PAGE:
• The issues with my bike: The inside frame for my bike chain is a bit worn down, making shifting down a bit problematic. This is aggravated by wet weather. So, at least three times when I geared down to take on a big hill, my chain got stuck and I had to stop and get it working again. I’m getting this fixed at Gregg’s Cycle, as I write this.
  • The ferry ride back: There’s no way a ferry ride across the Puget Sound in wet clothes is going to be any fun. My effort to stay warm by wearing more layers seem to backfire. They all got wet. I was happy to finally get to my car in downtown Seattle and drive home.
Nice views of Puget Sound in the first 10 miles

Nice views of Puget Sound in the first 10 miles

OK, enough ranting. My riding time was about 3:30, but counting breaks, stopping for pictures and time at the rest stop, it was almost four hours total time. A bit slower because of the elements. It was my 27th organized ride since I started doing them in 2011, and fortunately, most have been in dry weather.

And guess what — I will very likely do this ride again next year.

Congrats to journalism and Microsoft friend Anthony Bolante for his ride, which he posted about on Facebook. Sorry I didn’t see you there, Anthony. Maybe next year.

What’s next: Hot Chocolate 15K

Volunteer course marshals offer support to riders

Volunteer course marshals offer support to riders

There’s more ugly weather this weekend, and I am running the Hot Chocolate 15K (9.3 miles) on Sunday. I’d rather run in the rain than bike in it. But I’d still prefer to run 9.3 miles in dry weather, if possible. Looking forward to having some Allytics teammates run this with me.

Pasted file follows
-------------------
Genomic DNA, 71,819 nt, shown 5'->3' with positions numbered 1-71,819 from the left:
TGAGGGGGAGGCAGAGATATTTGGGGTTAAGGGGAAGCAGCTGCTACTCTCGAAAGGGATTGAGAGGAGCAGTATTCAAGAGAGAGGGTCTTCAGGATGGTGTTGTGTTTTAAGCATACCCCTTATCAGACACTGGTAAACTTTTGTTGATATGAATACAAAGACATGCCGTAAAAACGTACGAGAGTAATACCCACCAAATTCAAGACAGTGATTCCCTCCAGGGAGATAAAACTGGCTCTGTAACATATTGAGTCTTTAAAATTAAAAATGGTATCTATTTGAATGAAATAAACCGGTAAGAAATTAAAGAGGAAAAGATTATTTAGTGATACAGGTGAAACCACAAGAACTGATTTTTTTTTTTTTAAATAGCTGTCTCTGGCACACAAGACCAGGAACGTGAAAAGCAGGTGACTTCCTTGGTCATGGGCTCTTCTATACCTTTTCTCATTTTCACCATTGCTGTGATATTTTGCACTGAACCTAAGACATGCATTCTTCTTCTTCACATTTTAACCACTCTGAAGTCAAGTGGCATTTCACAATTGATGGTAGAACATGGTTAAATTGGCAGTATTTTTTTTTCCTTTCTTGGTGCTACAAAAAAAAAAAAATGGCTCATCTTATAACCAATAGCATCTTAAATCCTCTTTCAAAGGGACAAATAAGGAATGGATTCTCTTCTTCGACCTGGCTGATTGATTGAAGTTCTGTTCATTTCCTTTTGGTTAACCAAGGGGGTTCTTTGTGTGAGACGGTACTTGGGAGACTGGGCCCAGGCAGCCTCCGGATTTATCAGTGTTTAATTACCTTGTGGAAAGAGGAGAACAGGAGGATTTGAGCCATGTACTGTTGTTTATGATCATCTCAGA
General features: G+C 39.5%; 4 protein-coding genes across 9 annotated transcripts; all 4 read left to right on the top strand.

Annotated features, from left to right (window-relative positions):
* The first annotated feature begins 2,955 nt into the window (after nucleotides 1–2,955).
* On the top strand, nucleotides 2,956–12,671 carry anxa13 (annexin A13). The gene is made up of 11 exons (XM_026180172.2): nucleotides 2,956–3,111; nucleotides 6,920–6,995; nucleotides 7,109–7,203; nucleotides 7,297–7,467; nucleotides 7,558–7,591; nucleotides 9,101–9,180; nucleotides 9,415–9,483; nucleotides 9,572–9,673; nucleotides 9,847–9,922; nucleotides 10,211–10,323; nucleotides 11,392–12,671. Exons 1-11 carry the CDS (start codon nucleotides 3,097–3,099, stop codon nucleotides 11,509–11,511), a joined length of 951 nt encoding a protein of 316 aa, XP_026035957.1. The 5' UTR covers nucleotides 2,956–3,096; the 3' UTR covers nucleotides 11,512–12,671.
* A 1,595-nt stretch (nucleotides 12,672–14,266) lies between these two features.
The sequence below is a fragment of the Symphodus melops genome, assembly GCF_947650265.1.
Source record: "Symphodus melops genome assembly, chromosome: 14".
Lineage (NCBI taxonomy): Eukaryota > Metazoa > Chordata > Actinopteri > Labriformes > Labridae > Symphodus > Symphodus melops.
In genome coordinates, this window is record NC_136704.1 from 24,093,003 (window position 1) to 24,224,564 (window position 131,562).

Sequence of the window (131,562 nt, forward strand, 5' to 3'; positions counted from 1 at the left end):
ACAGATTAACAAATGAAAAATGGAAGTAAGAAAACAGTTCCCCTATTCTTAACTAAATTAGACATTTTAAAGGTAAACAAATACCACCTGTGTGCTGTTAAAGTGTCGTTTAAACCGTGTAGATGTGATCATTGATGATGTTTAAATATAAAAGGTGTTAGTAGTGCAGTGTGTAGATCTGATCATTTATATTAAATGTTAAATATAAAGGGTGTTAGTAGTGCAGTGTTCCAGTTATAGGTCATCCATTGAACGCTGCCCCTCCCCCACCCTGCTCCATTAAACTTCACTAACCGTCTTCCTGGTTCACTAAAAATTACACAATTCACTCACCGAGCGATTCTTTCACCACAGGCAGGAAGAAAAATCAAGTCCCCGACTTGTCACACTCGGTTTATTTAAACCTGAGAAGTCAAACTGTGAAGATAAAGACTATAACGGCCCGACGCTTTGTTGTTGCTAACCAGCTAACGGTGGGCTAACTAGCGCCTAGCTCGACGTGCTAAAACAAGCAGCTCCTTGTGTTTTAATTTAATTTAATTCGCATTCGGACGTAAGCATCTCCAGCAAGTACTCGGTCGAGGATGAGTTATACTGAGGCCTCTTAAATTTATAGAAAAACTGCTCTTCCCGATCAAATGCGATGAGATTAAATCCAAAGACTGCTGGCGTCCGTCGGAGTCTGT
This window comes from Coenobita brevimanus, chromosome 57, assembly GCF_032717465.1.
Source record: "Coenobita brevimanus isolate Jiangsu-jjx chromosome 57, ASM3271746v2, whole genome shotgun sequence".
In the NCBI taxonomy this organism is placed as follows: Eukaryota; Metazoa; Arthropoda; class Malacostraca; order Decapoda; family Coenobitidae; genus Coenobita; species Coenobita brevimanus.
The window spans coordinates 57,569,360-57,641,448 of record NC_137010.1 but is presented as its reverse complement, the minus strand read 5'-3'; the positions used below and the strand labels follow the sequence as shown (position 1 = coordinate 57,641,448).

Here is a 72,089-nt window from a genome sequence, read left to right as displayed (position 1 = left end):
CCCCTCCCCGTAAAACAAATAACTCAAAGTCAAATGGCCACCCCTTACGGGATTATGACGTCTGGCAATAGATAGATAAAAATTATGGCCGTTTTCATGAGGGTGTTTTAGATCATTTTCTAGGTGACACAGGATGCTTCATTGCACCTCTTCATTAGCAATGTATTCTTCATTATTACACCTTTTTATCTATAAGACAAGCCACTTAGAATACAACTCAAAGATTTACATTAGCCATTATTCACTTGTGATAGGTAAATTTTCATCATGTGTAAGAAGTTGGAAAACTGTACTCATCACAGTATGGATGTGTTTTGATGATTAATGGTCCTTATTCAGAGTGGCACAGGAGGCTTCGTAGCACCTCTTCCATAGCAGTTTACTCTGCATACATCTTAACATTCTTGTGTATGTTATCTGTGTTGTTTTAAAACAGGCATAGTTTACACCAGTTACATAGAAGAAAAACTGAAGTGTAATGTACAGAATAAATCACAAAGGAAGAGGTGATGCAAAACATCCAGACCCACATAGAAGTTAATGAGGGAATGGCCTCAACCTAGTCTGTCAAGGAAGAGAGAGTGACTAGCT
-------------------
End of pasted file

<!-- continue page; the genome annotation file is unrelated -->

After that, I am taking a vacation in mid-March (sunshine! baseball!). So I have decided to skip the Mercer Island Half-Marathon in 2017, after running this race for 13 of the last 14 years. But I’ve already signed up for the Seahawks 12K Run in April, so that is looming.

Bicycles on the ferry ride back to Seattle

Bicycles on the ferry ride back to Seattle

My next bicycle ride will probably be the 7 Hills of Kirkland on Memorial Day. I’m hoping to be able to do the full 100-mile route, my seventh century, this year. Counting on dry weather too.

Thanks for reading! Till next time.

Posted in 7 Hills of Kirkland, Bicycling, Century, Chilly Hilly, Mercer Island Half-Marathon, Seahawks 12K Run | Tagged , , , , , , , , , , , | 4 Comments

2017 Valentine’s Day Dash 10K: New 10K has limited appeal to Green Lake set

This fun-loving (or morbid) couple were among nearly 900 finishers of the 5K

This fun-loving (or morbid) couple were among nearly 900 finishers of the 5K

The Valentine’s Day Dash remains my favorite race for the month of February. After all, where can you find a woman at the starting line wrapped in a shower curtain with fake blood on it — and accompanied by a man with a huge knife? That certainly had to be the best outfit for 2017.

This 5K has drawn some of the most interesting cupid-inspired costumes I’ve ever come across. A few years ago, a couple somehow finished the race together inside a large wooden, heart-shaped contraption. It certainly must have been a costume contest winner, but it looked most uncomfortable. Another year, I got beat by a runner wrapped up as a Hershey’s chocolate.

One of the few runners finishing behind me in the 10K

One of the few runners finishing behind me in the 10K

And where else can you do a run where 70 percent of the participants are women?

But for last Sunday’s 13th annual Valentine’s Day Dash, I wanted something different. So I signed up for the event’s inaugural 10K run. I’ve done the 5K run 10 times since the race started in 2005.

The 10K turned out to be OK, as I got a good training run in, and the weather was overcast, but dry. But I was one of only 122 finishers, with nearly 900 others opting to do the 5K. And it was a challenge to fight through all of the non-race pedestrians and dogs on that second loop around Green Lake. I think I will go back to the 5K next year.

Second loop a battle for running room

Green Lake, Seattle’s gem of a park on the city’s northwest side, remains the venue for this event and is just too busy for any distance beyond a 5K.

Cloudy but dry weather at the start

Cloudy but dry weather at the start